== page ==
Do Education Institutes Promote Creative Thinking?
Photos: Kazi Tahsin Agaz Apurbo
Have you ever experienced a situation where in an exam you were asked to come up with more than one answer to a single question? Alternatively, an exam where a single question could be answered in more than one way? Evidence from education research suggests that by the time a student graduates from university with a Bachelor's degree, he/she will have experienced at least 2,000 exams, quizzes and tests. The irony is that almost each and every test focused on coming up with the correct answer and/or where a single question had only a single answer. This finding is not concentrated to a particular country. It is a global phenomenon that has only recently caught the attention of education researchers.
The consequence of the above is simple. Rather than stimulating their creativity to discover answers and asking their own questions, students get obsessed in finding 'the' answer to a question. This forces them to reproduce verbatim what they have been told in class, what is written in their referred textbook(s) or what they think is in the mind of their teacher. Focusing on 'the' answer to a question or problem discourages creative thinking. Creative thinking is based on the presumption that a learner will make mistakes, reflect on them and then move on. Presuming that a single question has only a single answer further discourages the quest to extend the boundaries of knowledge. Presuming a single question has only a single answer also discourages students to respond to a question if there is uncertainty in the answer being 'the' answer.
The challenge to make an education system creative is easier said than done. Nevertheless, it is one challenge that education institutes around the world need to address. Today's young people are growing up in a world that is changing faster than at any point of human history. The only thing that can be predicted with a high degree of certainty is that it will be different. In such a world, rote learning is redundant. Students will need to be able to think creatively and come up with answers (yes, in the plural) to a single question.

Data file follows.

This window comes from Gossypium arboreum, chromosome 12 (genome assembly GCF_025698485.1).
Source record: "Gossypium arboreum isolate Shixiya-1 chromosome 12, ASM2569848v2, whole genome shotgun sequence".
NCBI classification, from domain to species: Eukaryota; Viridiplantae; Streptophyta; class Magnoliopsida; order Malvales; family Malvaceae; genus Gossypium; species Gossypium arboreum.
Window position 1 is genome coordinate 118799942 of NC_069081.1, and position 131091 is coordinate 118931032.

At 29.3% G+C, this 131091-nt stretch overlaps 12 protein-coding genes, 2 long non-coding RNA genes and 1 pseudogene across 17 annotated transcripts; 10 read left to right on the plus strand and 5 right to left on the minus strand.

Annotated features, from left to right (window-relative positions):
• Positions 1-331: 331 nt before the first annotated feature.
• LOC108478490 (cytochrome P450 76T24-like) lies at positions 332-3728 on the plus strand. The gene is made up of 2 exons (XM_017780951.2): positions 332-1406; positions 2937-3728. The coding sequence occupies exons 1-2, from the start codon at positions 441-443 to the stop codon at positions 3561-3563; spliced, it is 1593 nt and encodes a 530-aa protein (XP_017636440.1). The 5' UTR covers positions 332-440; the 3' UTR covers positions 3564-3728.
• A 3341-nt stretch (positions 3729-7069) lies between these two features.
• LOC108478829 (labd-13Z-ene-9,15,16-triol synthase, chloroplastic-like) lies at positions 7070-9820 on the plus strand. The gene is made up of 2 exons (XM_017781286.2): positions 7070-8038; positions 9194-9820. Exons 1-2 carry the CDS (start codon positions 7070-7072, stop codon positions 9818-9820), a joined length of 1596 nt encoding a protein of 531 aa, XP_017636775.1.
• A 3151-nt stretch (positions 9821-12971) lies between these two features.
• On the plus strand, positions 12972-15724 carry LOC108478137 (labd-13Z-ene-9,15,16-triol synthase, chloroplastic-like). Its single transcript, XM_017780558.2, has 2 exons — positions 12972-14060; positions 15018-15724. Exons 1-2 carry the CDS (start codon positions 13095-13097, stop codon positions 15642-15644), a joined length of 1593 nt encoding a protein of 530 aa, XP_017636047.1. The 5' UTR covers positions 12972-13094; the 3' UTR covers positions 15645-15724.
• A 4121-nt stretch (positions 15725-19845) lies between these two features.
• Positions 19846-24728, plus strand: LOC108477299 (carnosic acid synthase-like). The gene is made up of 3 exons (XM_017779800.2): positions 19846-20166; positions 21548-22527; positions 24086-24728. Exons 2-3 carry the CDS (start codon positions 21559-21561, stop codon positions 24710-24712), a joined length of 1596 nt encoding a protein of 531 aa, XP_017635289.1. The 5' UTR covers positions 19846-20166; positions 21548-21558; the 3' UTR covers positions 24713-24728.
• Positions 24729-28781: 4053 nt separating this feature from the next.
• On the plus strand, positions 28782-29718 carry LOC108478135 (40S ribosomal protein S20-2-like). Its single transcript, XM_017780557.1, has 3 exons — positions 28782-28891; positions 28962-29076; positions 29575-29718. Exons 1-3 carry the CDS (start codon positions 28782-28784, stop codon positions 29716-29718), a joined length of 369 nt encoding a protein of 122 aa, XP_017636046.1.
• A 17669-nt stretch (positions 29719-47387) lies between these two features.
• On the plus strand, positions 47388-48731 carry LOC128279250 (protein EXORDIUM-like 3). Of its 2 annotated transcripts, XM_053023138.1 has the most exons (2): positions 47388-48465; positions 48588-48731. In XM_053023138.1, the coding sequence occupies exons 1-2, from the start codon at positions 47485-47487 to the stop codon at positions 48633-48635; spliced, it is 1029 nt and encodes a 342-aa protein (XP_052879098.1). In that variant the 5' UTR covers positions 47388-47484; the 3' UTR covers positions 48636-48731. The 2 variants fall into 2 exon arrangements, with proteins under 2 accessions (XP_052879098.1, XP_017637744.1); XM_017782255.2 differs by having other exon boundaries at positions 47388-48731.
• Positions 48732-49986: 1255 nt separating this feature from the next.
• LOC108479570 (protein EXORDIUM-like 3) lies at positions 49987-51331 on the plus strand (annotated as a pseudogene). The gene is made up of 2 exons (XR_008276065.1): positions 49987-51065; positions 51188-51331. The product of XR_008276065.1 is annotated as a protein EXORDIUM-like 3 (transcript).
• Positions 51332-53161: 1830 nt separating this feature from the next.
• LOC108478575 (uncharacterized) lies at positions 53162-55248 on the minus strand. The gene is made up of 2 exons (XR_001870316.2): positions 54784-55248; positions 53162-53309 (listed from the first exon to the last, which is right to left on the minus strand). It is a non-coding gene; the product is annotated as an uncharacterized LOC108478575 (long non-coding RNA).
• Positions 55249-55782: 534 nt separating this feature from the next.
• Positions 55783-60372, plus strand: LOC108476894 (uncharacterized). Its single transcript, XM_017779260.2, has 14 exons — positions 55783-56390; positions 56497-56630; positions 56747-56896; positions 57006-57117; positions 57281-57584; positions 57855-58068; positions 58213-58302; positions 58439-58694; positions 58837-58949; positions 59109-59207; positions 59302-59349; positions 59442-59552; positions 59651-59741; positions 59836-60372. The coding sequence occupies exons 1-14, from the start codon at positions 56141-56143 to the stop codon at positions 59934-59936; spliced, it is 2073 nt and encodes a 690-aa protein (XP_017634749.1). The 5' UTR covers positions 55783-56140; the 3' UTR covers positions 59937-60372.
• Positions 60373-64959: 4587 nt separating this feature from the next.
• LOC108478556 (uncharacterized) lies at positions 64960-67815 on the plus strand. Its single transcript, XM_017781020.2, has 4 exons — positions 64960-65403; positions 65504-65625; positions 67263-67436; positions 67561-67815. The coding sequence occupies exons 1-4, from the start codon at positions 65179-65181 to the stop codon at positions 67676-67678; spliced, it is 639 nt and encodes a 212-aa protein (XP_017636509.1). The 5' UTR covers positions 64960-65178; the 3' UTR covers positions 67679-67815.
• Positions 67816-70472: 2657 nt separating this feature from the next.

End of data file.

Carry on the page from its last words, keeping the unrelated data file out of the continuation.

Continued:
To achieve this end, education systems will need to promote creative learning by encouraging mistakes and not just tolerate them. Contrary to conventional wisdom, great minds should not necessarily think alike. Surely, one of the greatest gifts an education institute can give to students is the opportunity to diverse views, ideas and perspectives. A simple yet powerful mechanism has to emerge that can identify creative thinkers and reward them, and one that is not so radical that it nips the bud.
Developing a creative education system becomes more challenging since education is delivered in a classroom that consists of students with wide range of intellectual aptitude. Funders and financers of education in the public and private sectors respond to enrolment rates and pass rates more than they do to promoting creativity. Students enter education institutes as a stepping stone to move on to professional life. With so many diverse factors inter-playing at the same time, promoting creativity in education institutes becomes more and more challenging. Having said so, education institutes do have a responsibility to identify those who will challenge the boundaries of knowledge, and with this challenge one day, will extend the boundaries of human experience.